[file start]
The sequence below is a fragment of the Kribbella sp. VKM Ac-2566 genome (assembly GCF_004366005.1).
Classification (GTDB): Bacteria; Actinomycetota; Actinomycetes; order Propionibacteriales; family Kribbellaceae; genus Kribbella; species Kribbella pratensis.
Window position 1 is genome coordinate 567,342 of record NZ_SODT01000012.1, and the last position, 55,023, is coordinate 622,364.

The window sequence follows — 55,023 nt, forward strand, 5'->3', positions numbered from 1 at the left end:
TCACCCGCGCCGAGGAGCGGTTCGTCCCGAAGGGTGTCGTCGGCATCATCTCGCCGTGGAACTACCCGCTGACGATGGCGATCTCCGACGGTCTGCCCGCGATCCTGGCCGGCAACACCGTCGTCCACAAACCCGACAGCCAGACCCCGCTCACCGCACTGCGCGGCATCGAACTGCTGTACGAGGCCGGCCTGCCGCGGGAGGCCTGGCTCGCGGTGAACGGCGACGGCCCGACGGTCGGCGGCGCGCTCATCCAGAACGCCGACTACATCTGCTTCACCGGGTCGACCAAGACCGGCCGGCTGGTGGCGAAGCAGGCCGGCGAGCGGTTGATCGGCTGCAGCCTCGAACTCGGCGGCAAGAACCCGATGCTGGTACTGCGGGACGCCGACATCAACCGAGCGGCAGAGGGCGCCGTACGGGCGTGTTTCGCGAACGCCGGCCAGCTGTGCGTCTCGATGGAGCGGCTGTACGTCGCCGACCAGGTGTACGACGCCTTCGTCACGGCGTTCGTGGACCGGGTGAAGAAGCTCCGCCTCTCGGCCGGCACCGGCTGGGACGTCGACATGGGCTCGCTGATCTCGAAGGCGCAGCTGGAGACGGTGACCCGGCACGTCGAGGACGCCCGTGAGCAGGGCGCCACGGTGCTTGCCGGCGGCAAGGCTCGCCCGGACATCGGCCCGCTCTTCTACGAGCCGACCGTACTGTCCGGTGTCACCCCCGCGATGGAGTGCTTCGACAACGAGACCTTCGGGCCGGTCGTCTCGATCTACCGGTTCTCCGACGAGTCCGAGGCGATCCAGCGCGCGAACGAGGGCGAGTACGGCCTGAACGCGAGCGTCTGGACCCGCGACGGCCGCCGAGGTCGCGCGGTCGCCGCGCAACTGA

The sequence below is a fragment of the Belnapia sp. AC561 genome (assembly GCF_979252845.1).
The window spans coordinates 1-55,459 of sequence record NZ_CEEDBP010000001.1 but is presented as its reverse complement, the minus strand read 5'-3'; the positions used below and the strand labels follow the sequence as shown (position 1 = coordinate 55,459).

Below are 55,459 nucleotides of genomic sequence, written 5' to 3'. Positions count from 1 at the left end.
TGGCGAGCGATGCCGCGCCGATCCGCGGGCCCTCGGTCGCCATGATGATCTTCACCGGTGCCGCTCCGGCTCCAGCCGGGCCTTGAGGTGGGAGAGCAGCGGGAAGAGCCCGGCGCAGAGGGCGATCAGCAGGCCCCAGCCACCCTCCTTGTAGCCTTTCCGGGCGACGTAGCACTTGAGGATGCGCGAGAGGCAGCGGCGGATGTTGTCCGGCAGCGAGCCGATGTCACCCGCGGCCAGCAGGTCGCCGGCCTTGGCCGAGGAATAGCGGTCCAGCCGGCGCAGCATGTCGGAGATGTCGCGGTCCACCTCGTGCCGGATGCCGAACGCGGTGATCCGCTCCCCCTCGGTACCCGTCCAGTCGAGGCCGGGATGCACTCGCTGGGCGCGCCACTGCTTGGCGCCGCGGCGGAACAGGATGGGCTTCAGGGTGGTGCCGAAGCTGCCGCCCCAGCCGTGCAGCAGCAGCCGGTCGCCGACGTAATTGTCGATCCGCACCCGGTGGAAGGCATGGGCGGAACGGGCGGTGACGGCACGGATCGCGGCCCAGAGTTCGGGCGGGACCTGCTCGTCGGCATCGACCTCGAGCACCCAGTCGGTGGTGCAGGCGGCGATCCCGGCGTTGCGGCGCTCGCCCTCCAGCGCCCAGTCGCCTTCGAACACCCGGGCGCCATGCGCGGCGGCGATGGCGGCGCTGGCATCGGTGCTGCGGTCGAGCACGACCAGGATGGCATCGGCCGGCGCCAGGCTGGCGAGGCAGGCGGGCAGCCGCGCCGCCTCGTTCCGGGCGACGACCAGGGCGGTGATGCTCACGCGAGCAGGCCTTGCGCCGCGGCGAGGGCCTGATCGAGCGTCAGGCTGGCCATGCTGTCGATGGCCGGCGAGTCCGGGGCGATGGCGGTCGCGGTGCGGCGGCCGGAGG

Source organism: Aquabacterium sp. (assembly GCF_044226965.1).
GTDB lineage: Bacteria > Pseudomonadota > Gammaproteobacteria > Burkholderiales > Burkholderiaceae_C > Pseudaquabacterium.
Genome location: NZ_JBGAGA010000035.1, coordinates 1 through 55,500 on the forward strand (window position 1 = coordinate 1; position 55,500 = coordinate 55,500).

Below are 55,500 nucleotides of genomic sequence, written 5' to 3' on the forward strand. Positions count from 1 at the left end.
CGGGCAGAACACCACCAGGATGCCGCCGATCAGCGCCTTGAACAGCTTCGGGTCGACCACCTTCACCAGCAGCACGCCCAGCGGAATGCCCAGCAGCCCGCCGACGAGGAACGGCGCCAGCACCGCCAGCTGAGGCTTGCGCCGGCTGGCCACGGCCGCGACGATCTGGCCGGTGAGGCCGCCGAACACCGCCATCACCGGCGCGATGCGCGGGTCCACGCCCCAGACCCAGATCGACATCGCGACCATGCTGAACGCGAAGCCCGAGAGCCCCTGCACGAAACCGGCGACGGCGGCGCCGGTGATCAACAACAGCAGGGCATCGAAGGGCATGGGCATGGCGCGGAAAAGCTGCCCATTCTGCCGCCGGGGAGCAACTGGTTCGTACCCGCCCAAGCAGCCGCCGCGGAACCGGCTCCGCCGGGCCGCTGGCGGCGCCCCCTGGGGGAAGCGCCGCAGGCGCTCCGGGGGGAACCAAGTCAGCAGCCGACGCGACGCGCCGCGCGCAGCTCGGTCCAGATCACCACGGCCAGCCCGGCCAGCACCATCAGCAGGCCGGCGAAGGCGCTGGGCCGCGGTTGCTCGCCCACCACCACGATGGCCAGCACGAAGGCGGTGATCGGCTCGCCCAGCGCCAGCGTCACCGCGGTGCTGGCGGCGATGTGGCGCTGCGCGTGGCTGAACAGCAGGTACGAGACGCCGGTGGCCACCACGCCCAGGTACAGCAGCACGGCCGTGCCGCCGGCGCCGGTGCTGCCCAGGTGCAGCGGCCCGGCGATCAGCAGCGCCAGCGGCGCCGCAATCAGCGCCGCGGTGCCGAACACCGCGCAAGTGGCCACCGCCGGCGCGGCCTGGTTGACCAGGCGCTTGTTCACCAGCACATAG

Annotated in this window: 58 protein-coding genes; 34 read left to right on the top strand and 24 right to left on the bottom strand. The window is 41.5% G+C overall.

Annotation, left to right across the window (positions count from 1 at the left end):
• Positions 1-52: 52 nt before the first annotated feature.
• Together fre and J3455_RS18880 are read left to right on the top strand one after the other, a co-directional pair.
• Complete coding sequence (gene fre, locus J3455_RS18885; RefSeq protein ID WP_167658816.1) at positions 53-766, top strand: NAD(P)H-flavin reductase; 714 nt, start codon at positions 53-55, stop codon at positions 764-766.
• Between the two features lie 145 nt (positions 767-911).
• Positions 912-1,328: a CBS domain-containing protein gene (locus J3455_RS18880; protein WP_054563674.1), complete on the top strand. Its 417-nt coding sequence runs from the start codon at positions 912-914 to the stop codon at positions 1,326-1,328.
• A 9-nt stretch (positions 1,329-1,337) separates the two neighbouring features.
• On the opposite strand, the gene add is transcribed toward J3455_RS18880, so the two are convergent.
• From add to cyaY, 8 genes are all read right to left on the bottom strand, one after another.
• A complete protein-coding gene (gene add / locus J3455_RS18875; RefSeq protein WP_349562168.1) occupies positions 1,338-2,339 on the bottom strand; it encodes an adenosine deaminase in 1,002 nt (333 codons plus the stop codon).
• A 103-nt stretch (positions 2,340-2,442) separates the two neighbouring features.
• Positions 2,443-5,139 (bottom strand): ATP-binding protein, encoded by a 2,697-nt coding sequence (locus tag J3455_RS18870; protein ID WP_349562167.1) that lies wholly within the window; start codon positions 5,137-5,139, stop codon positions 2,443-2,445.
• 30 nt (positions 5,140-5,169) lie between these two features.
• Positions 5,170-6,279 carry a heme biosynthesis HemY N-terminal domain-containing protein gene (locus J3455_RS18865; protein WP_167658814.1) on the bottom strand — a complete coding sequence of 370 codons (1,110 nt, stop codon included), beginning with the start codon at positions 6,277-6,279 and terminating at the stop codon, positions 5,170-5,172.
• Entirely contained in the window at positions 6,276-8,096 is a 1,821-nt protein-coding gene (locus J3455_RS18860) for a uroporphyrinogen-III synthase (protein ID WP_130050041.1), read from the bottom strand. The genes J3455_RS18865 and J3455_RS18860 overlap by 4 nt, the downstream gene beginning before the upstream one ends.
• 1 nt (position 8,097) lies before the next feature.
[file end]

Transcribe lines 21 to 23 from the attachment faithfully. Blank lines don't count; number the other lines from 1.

• Positions 912-1,328: a CBS domain-containing protein gene (locus J3455_RS18880; protein WP_054563674.1), complete on the top strand. Its 417-nt coding sequence runs from the start codon at positions 912-914 to the stop codon at positions 1,326-1,328.
• A 9-nt stretch (positions 1,329-1,337) separates the two neighbouring features.
• On the opposite strand, the gene add is transcribed toward J3455_RS18880, so the two are convergent.